Harry Reid: My "War Is Lost" Comment Led To Our Success

Guy Benson
Posted: Sep 01, 2010 5:06 PM

According to Merriam-Webster, the word shameless is defined as, "Having no shame; impervious to disgrace." 

It's a word that comes to mind when reading Harry Reid's audacious new spin on his remark in 2007 regarding the ongoing US war effort in Iraq.  The infamous clip is linked above.

In a candidate Q&A forum published today by the Las Vegas Review-Journal, Reid now appears to claim that his disgraceful assertion of American defeat actually helped spur policymakers to adopt a more productive course of action. 

Behold, distilled shamelessness:
REID: At the time Sen. Reid made this comment, President Bush had been pursuing a failed, stay-the-course strategy that had cost thousands of American lives and billions of taxpayer dollars. Iraq appeared to be on the verge of a sectarian civil war. He was simply pointing out what our military leaders, including Gen. Petraeus, had been saying for months: that we could not win by staying the course; the war needed to be won diplomatically, politically, and economically. Sen. Reid and his colleagues were successful in forcing President Bush to finally abandon his failed approach and refocus on political reconciliation. This is what ultimately paved the way for the Iraqi government to take greater responsibility for Iraq’s future. Sen. Reid’s comments were directed at President Bush and his following of misguided policymakers, not at the heroic troops who continue to serve our country with incredible courage.

Perhaps the Reid campaign might have consulted a calendar before cobbling together this howler. 

January '07: President Bush announces the Iraq surge

February '07: Reid sponsors a (failed) non-binding resolution in the Senate expressing the chamber's opposition to the president's decision. 

February '07: Additional American combat brigades begin deploying to Iraq. 

April '07: Reid uncorks his "lost" comment.

Reid's statement came four months after the so-called "misguided policymakers" had already "abandoned [the] failed approach" by instituting a new strategy.  It was that very strategy, opposed tooth and nail by Reid, that ultimately "paved the way for the Iraqi government to take greater responsibility."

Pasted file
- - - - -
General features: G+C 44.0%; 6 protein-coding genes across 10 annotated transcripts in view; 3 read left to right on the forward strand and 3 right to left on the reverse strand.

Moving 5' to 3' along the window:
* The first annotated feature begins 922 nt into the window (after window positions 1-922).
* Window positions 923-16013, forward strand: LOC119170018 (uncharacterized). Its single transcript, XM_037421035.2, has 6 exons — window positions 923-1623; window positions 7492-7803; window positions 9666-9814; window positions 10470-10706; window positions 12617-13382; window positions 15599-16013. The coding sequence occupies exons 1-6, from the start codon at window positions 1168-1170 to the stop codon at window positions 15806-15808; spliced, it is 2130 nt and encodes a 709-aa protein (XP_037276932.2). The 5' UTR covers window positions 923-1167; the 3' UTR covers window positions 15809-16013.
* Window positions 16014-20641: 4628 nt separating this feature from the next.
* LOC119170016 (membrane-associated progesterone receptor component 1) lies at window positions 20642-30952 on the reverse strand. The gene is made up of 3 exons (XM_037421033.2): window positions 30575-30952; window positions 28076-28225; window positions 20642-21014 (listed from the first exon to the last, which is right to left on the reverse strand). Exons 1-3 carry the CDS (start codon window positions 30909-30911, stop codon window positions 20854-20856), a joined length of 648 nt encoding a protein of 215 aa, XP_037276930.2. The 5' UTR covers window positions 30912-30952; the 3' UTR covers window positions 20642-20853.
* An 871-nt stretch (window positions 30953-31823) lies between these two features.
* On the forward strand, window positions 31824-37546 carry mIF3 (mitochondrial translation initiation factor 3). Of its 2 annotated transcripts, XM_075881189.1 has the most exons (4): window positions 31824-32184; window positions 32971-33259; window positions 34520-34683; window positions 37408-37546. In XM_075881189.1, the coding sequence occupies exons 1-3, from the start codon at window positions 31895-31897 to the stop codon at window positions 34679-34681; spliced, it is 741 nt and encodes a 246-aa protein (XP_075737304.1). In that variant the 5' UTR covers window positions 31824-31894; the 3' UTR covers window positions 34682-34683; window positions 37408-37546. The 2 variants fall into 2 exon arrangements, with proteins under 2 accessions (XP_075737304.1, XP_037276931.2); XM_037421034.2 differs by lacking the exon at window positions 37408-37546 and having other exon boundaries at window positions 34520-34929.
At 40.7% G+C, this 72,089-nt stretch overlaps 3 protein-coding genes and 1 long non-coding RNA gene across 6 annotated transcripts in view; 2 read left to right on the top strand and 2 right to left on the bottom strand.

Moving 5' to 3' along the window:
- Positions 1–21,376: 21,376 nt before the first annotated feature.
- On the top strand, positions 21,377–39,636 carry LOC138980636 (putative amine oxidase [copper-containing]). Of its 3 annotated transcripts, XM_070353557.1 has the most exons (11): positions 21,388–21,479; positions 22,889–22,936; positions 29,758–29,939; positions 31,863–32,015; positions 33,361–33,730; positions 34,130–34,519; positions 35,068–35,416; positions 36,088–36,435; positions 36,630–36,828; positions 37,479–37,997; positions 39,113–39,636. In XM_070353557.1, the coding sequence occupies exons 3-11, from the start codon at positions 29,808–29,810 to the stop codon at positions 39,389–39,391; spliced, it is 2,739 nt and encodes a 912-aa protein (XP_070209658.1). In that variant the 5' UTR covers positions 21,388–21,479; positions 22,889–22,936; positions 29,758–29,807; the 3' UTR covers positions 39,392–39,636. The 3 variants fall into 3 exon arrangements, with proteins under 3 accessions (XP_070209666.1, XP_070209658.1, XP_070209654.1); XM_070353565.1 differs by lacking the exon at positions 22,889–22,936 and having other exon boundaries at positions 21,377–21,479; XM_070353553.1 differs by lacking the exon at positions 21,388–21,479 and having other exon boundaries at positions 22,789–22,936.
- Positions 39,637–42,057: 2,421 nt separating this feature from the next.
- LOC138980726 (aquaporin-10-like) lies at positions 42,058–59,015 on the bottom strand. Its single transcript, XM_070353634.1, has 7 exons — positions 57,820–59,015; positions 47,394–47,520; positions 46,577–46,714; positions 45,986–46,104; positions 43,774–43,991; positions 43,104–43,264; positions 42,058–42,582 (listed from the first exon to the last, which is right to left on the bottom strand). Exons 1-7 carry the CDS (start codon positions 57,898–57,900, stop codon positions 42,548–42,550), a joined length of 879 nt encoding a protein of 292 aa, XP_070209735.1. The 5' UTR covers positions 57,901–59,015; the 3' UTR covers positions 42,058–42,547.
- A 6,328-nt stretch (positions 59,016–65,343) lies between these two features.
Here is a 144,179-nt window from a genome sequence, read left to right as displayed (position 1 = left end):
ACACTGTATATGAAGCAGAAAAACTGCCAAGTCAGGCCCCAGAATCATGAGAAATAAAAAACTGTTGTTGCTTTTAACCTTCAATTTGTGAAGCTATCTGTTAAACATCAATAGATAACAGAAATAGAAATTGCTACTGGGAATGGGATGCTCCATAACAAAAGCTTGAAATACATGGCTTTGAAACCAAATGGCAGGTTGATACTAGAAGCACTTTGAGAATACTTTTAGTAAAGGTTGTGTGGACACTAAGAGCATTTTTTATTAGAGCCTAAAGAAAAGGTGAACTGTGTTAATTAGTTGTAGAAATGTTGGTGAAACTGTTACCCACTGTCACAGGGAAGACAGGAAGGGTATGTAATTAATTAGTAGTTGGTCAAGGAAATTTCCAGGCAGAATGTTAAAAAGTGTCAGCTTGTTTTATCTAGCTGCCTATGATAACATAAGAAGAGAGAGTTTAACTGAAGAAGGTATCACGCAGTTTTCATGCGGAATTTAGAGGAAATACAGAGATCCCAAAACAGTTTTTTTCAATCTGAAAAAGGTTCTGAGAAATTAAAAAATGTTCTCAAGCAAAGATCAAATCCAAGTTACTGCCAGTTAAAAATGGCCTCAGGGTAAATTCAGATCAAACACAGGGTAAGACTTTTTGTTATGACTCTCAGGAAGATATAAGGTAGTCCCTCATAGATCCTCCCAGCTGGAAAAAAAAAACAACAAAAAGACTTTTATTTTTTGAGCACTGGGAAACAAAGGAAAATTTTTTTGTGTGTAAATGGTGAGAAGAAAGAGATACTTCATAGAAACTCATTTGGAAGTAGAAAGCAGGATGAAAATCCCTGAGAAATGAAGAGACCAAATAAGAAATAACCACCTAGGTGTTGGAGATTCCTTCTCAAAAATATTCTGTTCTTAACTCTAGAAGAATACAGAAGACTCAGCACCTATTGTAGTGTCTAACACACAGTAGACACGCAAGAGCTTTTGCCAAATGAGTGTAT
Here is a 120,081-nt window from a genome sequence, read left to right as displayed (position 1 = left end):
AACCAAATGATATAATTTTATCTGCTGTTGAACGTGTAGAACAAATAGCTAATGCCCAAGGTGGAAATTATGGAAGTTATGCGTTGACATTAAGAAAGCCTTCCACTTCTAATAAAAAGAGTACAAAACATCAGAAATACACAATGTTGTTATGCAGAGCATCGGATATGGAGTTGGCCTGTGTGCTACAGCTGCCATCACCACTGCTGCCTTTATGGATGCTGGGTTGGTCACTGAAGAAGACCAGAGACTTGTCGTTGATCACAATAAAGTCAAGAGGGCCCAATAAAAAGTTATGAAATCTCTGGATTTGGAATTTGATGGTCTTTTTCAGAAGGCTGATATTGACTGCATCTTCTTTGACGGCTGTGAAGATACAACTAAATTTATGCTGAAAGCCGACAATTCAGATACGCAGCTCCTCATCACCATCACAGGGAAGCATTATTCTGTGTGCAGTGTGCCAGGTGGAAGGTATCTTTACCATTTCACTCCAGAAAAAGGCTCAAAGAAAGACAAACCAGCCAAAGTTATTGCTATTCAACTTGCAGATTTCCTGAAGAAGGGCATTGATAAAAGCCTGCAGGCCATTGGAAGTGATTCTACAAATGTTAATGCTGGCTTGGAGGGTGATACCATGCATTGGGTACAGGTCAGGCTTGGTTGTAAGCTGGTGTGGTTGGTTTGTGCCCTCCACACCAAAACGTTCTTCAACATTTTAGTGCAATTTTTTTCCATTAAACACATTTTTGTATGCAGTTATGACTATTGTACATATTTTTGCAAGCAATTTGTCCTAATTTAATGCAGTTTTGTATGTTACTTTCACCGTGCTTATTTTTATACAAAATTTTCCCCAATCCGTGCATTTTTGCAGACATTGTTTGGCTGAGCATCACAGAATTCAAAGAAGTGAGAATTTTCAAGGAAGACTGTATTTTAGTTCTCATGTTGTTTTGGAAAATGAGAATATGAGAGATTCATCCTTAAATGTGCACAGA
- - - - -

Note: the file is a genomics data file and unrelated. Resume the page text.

Harry Reid was therefore not "successful" at forcing Bush to do anything whatsoever.  Bush had already exerted leadership--over Reid's incessant undermining efforts and objections, culminating in his rock-bottom politically-motivated surrender comment.

It's also worth noting that the quote above was not an off-the-cuff, improvised answer.  The Review-Journal told me this reply was a written response to a questionnaire designed to allow candidates ample time to think through and respond thoroughly to its queries.  In other words, that quote is the unambiguous, official position of Sen. Harry Reid. 

Bottom line?  He wants Nevadans to believe that in 2007, he deliberately declared an American war lost in a calculated maneuver to influence other leaders to adopt a new, winning approach in Iraq; An approach that he opposed, but has proven so effective that it's been begrudgingly embraced in the current Democratic administration's Afghanistan strategy.

UPDATE: Sharron Angle's campaign responds, calling Reid's explanation unacceptable. "We should remember that during the challenging moments of the war, Harry Reid undermined our men and women in uniform and basically called their commander, General Petraeus, a liar," said Jarrod Agen, Angle's Communications Director.  "Senator Reid’s comments about General Petraeus were shameful, and he refuses to apologize for them to this day.  The arrogance of this man knows no bounds and is yet another reason he has to go.”

Spokesman Jerry Stacy added that Reid's remark constituted, "a dangerous declaration that put our soldiers at serious risk."

Angle's campaign has launched the self-explanatory website, PetraeusApology.com

UPDATE II: Several comments and emails have suggested that Reid himself didn't necessarily say or write this explanation, surmising that staffers likely filled in "Reid's" answers based on references to Reid in the third person.  My source at the Review-Journal made it very clear that this online forum was designed specifically to glean information about the candidate's positions.  As I wrote above, each candidate's campaign was given ample time to thoroughly and precisely respond to the questions posed.  Both campaigns understood the ground rules and implications. 

The answers in the questionnaire are on-the-record as those of Harry Reid himself.  In the very unlikely event that this answer was a result of a random staffer going rogue and riffing on his own with no public correction, then the Reid campaign is even more inept than previously thought.